Travel as Inspiration

by Anthony Lee-Dudley

As a source of inspiration, travel is hard to beat.

First and foremost, you are traveling, seeing more of the world, something not everyone gets much opportunity to do. I am very aware that when it comes to travel I have been a very lucky boy.

For the purposes of this article though, I am taking travel to mean anything from a globetrotting trek living off local flora, fauna and the kindness of strangers, to a couple of free hours to walk around the place where you live or the next town over. Travel can begin with a step, but the journey continues as the mind takes flight. Or something like that.

For any writer, especially one of horror or fantasy, there are some obvious benefits to travel; exposure to different cultures, history, and scenery, all can be a great way to broaden the mind and send your writing in directions previously unconsidered. It’s research with benefits. And sometimes cocktails.

Travel though can not only broaden the mind, it can also deepen it. When we are in an unfamiliar place we tend to look at things differently. Gone are the filters of familiarity. The blinkers that come through focusing on the necessities and mundanities of our everyday lives drop away. We walk the same route day in, day out and never notice anything unusual, but an out-of-town friend or relative points out a cool engraving, or a building with weird architecture.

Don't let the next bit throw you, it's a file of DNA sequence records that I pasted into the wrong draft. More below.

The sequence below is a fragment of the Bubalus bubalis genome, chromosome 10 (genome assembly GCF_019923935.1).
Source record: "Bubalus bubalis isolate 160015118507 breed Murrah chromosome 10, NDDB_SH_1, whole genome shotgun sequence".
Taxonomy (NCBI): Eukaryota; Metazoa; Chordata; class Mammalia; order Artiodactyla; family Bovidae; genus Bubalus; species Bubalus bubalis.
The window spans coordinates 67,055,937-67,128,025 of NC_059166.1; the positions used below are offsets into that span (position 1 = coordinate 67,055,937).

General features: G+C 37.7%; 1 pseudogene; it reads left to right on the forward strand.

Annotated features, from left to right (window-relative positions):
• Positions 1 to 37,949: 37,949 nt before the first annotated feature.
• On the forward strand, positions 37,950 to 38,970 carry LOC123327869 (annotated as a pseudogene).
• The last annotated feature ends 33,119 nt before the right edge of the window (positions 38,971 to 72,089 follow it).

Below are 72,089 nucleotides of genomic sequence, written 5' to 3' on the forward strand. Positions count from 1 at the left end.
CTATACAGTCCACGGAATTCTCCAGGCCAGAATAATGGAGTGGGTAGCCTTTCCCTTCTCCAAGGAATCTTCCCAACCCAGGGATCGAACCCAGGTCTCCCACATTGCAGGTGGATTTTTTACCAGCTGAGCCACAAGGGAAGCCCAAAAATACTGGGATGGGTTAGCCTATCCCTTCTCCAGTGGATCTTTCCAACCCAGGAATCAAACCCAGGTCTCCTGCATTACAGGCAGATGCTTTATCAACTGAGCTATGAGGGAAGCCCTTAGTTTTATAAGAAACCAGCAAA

Locations can so easily become the colourful backdrop for a new story or game scenario, but local legends and stories can also provide the seeds from which a crop of adventures can be harvested. A twist on a local bogeyman creates a horrific villain. The legends surrounding a castle, a waterfall, or New York City provide the framework from which your tale unfolds.

Unusual places can inspire unusual thoughts and emotional reactions. Utilising your perspective as a stranger, notice your reaction to the atmosphere around you. Does it make you feel peaceful or on edge? Excited? Scared? Does it feel epic or intimate? Even the questions it provokes are useful. What happened here? Where does this lead? How did this happen? Why is this as it is?

Finally, some sort of aide memoir helps to record your reactions. It doesn’t have to be an elaborate travel journal. I carry a small notepad with me which is now full of the sort of weird ramblings that, should I ever be accused of perpetrating something nefarious, will almost certainly cause it to be labelled Exhibit A! Most of us also carry a camera wherever we roam. Photos are a great way of recreating an inspirational moment for when we are wondering what next to put on the page. Make the method you choose the one that works best for you.

Happy Trails!

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